Monday , November 19 2018
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Yes, yes, but how much?

Summary:
We really do need to remind ourselves of Paracelsus - the poison is the dose:'Huge concentrations' of toxins found in Grenfell soil, study findsExclusive: Public Health England has not acted on early findings of report warning of potential carcinogensThe question is the meaning of that word “huge” isn’t it? Early results of the study by Prof Anna Stec prompted her to privately urge Public Health England (PHE), the Department of Health, the police and Kensington and Chelsea council to organise a range of tests to ensure any potential health risks can be properly assessed.In briefings to senior health agency staff, Stec said she had found “huge concentrations” of potential carcinogens in the dust and soil around the tower in west London, and in burned debris that had fallen from the

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We really do need to remind ourselves of Paracelsus - the poison is the dose:

'Huge concentrations' of toxins found in Grenfell soil, study finds

Exclusive: Public Health England has not acted on early findings of report warning of potential carcinogens

The question is the meaning of that word “huge” isn’t it?

Early results of the study by Prof Anna Stec prompted her to privately urge Public Health England (PHE), the Department of Health, the police and Kensington and Chelsea council to organise a range of tests to ensure any potential health risks can be properly assessed.

In briefings to senior health agency staff, Stec said she had found “huge concentrations” of potential carcinogens in the dust and soil around the tower in west London, and in burned debris that had fallen from the tower.

High levels of hydrogen cyanide were also present in the soil she analysed.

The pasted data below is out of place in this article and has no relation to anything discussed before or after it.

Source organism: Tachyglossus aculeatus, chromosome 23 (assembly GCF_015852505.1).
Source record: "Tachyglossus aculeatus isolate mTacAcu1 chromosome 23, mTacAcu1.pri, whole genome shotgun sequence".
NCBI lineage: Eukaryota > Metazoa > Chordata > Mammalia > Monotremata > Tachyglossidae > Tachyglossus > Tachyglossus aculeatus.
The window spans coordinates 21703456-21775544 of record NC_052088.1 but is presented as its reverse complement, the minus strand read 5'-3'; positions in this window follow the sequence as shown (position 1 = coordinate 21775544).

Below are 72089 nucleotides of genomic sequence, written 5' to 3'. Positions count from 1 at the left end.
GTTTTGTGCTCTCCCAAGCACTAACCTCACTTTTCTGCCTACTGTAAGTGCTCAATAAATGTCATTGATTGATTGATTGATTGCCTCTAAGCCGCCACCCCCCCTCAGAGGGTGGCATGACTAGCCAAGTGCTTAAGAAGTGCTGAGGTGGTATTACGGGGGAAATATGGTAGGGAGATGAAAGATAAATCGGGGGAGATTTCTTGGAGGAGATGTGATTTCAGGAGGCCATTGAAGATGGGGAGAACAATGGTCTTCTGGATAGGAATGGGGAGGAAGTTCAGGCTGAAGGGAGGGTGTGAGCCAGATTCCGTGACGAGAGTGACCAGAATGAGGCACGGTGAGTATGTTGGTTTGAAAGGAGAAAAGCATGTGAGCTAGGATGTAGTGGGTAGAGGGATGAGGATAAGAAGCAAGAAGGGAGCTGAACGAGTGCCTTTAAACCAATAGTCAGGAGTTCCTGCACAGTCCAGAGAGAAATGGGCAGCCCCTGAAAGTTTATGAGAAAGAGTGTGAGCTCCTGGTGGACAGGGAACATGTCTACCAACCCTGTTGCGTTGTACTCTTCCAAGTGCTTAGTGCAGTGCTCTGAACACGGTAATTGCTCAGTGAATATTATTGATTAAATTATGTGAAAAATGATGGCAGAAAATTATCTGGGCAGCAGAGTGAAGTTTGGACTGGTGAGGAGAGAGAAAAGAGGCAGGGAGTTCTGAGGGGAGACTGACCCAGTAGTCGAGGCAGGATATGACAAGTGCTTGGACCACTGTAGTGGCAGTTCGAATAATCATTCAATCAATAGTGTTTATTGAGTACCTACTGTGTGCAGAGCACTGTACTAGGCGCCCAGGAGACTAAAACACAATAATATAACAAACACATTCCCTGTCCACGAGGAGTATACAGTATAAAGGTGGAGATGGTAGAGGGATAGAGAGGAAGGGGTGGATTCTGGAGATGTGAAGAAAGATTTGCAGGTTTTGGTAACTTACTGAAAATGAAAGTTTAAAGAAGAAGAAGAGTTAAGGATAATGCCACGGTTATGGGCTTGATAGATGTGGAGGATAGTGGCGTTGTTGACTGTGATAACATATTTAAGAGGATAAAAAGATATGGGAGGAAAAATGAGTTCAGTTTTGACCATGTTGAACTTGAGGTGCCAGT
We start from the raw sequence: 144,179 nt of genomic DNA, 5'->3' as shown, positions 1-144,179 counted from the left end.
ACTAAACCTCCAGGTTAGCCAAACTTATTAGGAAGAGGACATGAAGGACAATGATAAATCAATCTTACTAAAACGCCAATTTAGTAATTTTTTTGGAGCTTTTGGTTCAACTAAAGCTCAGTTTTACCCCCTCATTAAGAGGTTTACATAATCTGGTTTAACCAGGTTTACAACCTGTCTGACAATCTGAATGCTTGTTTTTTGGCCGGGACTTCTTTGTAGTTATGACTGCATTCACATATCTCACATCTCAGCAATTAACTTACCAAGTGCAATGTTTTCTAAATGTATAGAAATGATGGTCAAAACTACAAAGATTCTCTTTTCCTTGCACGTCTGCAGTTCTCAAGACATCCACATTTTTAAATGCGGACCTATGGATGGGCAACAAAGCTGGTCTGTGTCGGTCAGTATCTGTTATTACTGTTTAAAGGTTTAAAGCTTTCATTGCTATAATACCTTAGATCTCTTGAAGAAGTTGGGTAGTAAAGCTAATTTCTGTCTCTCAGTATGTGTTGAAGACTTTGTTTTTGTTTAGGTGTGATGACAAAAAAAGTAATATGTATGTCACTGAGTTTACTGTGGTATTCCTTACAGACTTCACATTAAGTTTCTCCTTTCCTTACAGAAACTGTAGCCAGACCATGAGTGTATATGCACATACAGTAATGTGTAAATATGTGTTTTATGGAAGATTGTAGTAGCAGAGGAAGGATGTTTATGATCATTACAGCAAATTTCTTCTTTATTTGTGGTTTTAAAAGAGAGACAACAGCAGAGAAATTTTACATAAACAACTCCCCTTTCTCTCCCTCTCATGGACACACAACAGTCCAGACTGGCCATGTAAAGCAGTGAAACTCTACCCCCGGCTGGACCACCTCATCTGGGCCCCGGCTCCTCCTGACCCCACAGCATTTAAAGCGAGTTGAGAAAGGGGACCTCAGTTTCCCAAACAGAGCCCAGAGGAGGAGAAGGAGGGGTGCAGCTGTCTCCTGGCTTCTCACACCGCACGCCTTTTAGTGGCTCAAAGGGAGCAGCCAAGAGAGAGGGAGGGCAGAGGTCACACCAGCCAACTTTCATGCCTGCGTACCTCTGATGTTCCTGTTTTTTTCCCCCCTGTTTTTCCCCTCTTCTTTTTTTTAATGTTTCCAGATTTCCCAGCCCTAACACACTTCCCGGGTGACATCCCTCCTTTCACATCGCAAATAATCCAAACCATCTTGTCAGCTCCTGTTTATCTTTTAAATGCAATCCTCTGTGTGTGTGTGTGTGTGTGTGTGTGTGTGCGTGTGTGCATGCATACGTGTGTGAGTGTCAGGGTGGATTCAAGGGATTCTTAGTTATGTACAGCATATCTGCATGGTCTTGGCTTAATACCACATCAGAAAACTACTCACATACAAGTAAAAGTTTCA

Well, what’s “high”?

HCN, prussic acid, hydrogen cyanide, being something that is produced in fires. It’s in cigarette smoke, car exhaust and absolutely every house or structural fire residue. Also almonds.

As a gas floating around it’s pretty dangerous. But the reason it wasn’t used for long as a WWI gas is because it’s rather light. It dissipates up into the atmosphere and with a boiling point just above room temperature it doesn’t lie resting around in the soil all that much either.

Sure, we’d like to know that it’s there. But the important thing we want to know is “how much?” For we know, absolutely, that there’s going to be some there just because humans have been burning things in London for some time now. We’re also interested in whatever additional amount Grenfell might have led to. But we are only interested as an intellectual exercise.

Without that dose information we’ve nothing but scaremongering on the back of that tragedy, do we?

Tim Worstall
Tim Worstall is a British-born writer and Senior Fellow of the Adam Smith Institute. Worstall is a regular contributor to Forbes and the Register. He has also written for the Guardian, the New York Times, PandoDaily, the Daily Telegraph blogs, the Times, and The Wall Street Journal. In 2010 his blog was listed as one of the top 100 UK political blogs by Total Politics.

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